3 Ways Utilities Can Shape the ‘New Normal’ in 2021
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- Jan 18, 2021 9:53 pm GMTJan 18, 2021 3:30 pm GMT
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2021 is proving to bring uncertainty and disruption, but with those come the potential for growth and new beginnings. Americans are inching closer to a post-coronavirus reality, while President-elect Biden promises to move the country toward a zero carbon future. What that means for utilities is that there are opportunities to shape whatever ‘the new normal’ of American life could be and, simultaneously, help energy customers thrive.
Facilitating EV Infrastructure Expansion
The federal government will make major electric vehicle investments in 2021 and beyond, which will allow for hundreds of thousands of new public charging stations to be installed across the US. We expect a large portion of that infrastructure to be focused on rural areas, like highway gas stations. In addition, as legislation for new construction requires EV infrastructure accommodations, we anticipate EV outlet installation will be centered around multi-tenant residential complexes, especially in densely populated, urban areas.
The Biden administration says it will fund US-based battery manufacturers in order to spur production, and that it will fund domestic automakers so they can produce more electric cars. Further, he’ll lower fuel economy standards and issue more tax rebates, credits and other incentives for the purchase of EVs. Meanwhile, EV battery life is improving, thanks to tech firms and years of research. And manufacturers are now producing EV models that are more affordable to the average consumer.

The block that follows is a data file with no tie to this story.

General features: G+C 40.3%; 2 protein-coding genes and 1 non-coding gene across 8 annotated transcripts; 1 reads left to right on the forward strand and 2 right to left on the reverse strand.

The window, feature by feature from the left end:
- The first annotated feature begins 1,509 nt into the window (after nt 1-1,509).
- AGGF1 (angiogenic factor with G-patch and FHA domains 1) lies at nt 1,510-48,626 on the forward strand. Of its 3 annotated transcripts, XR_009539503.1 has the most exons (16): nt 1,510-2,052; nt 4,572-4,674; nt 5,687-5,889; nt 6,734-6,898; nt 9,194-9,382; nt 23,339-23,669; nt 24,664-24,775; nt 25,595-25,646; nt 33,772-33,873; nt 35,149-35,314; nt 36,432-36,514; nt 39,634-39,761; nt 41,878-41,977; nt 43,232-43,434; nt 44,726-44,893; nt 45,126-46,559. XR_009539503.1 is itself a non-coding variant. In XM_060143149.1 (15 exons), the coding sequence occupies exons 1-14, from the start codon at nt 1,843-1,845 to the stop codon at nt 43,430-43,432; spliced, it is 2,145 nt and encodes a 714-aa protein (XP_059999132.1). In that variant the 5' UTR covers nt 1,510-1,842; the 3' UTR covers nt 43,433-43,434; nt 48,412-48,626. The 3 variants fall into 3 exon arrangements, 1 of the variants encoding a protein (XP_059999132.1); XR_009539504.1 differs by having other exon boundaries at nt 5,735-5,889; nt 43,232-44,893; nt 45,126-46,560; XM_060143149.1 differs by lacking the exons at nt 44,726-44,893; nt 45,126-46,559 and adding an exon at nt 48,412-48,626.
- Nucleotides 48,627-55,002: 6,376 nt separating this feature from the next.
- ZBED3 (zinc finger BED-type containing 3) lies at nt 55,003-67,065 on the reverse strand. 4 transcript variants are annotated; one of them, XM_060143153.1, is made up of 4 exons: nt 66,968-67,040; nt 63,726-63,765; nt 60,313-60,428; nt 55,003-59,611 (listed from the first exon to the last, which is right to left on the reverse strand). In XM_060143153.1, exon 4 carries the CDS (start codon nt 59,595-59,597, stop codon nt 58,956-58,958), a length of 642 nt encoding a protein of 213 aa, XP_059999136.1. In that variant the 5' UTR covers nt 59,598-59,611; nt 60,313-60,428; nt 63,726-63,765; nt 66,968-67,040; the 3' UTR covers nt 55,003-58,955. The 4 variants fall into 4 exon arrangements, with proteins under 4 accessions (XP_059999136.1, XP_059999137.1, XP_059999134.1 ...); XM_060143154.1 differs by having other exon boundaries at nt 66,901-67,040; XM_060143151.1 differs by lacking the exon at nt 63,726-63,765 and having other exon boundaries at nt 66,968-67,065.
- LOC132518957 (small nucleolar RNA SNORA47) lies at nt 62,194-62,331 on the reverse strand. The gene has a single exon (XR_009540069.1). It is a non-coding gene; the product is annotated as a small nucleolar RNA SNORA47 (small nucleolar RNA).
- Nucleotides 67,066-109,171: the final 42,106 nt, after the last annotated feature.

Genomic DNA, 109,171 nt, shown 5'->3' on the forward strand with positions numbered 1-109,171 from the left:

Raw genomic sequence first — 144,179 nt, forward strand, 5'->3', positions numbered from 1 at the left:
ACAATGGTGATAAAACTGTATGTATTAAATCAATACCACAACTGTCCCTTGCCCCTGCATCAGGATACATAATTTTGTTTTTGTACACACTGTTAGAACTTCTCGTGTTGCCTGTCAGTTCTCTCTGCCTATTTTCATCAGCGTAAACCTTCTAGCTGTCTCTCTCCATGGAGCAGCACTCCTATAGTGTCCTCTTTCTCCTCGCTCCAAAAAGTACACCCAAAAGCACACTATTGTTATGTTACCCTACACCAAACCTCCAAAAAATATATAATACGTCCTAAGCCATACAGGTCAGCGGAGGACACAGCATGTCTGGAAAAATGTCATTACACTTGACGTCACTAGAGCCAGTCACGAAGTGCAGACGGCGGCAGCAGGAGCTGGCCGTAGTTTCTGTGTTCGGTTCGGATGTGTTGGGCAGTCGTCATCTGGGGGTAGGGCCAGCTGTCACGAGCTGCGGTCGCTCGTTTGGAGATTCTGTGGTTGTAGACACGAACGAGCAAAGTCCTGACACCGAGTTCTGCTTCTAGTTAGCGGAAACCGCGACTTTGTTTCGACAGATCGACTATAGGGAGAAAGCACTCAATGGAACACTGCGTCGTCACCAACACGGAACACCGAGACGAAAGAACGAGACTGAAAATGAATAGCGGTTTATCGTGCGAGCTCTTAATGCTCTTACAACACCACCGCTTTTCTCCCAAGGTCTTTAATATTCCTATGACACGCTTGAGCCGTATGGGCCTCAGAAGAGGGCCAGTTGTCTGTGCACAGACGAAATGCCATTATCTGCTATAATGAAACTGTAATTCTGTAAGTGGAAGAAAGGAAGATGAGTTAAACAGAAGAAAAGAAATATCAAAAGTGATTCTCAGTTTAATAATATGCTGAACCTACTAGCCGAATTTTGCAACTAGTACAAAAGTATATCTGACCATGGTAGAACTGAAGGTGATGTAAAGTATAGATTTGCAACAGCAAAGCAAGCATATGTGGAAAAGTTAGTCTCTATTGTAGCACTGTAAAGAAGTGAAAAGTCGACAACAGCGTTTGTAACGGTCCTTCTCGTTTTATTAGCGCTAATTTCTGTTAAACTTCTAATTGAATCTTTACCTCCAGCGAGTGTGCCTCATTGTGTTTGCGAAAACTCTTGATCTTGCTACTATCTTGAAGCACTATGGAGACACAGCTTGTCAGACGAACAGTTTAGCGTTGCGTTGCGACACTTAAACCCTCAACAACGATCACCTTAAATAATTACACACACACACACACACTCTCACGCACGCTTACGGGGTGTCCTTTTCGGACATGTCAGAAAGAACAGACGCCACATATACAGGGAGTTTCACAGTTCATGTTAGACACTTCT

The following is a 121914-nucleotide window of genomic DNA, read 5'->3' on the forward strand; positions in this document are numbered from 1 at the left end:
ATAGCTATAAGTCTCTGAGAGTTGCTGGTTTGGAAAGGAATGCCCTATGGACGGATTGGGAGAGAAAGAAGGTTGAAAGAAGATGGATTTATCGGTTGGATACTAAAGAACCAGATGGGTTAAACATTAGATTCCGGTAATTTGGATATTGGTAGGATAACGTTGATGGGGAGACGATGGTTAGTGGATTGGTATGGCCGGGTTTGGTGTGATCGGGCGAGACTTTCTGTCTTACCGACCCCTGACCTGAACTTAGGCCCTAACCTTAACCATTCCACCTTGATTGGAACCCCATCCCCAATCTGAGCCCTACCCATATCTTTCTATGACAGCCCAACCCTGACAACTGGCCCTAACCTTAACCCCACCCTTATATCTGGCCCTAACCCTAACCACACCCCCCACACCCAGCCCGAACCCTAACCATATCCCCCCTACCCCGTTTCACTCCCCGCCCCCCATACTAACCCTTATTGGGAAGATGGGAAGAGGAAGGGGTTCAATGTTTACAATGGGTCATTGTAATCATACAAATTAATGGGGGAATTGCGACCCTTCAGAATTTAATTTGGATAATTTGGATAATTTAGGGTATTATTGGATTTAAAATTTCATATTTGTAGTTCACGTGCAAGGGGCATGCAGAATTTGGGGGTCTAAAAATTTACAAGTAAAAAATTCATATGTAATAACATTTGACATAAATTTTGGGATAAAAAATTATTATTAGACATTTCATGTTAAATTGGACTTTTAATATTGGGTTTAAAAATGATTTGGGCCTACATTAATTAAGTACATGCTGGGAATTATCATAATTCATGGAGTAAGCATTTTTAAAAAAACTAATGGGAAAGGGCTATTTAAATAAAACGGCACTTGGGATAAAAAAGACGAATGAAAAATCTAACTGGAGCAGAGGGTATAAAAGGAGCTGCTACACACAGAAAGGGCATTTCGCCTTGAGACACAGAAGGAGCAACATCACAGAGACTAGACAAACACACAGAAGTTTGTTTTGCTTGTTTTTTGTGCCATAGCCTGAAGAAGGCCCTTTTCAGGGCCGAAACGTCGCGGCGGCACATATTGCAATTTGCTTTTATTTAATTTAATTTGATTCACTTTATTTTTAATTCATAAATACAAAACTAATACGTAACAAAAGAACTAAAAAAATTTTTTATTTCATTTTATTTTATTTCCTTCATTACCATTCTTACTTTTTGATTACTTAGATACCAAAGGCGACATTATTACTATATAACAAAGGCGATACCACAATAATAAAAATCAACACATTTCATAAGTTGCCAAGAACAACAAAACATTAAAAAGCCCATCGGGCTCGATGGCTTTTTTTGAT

All of this means that, with more charging outlets available and longer battery life on the horizon, range anxiety will begin to dwindle. Increased EV affordability means that drivers will be more willing to trade in old cars this year, and fleet managers could become more open to switching vans, buses and trucks to battery power.
Given this, electric utilities should build partnerships now to facilitate the coming spike in EV adoption, and they can begin by offering make-ready infrastructure enhancements to adequately prepare different sites for EV. This includes grid enhancements and site upgrades that will allow charging infrastructure installations to be possible.
Where to do this work, and with whom?
Look to collaborate with gas station owners and convenience store operators who are willing to install charging; casual dining establishments and other commercial businesses at points along major highways, especially those eager to showcase their desire to lead innovation. Also engage property developers or owners of multi-unit residential complexes, who have the investment capacity to accommodate forward-thinking tenants, or are required by law to include charging equipment onsite.
Adapt and Pivot with Energy Efficiency
Public interest in reducing energy consumption has grown in recent years due to climate concerns and energy costs. In addition, because of continued COVID-19 business and school closures, 1 in 4 Americans are working remotely this year, according to Upwork’s recent survey, and millions of K-12 and college students continue to attend virtual classes. Homeowners’ energy bills have, therefore, increased through the pandemic. Our research shows that Americans are currently billions of dollars behind on payments to water, electric, natural gas and other utilities.
However, according to EnergySage.com, “The U.S. The Department of Energy estimates that the typical household can save 25% on utility bills with energy efficiency measures, which amounts to over $2,200 annually.”
That’s $2,200 American families could sure use right now. People across income brackets are looking for ways to cut back on energy consumption and lower their utility bills now, so they’re considering energy efficiency like never before.
To compound the situation, appliance manufacturing and supply chains could see a disruption. According to a recent study from ACEEE (the American Council for an Energy Efficient Economy), regular appliance standards were not reviewed, per legislation, throughout the Trump presidency. This could mean that, under the Biden administration, appliance standards will be revised and, potentially, become more stringent. In other words, to help the US reach its zero carbon goals, ceiling fans, space heaters and the like will need to operate more efficiently in the days ahead.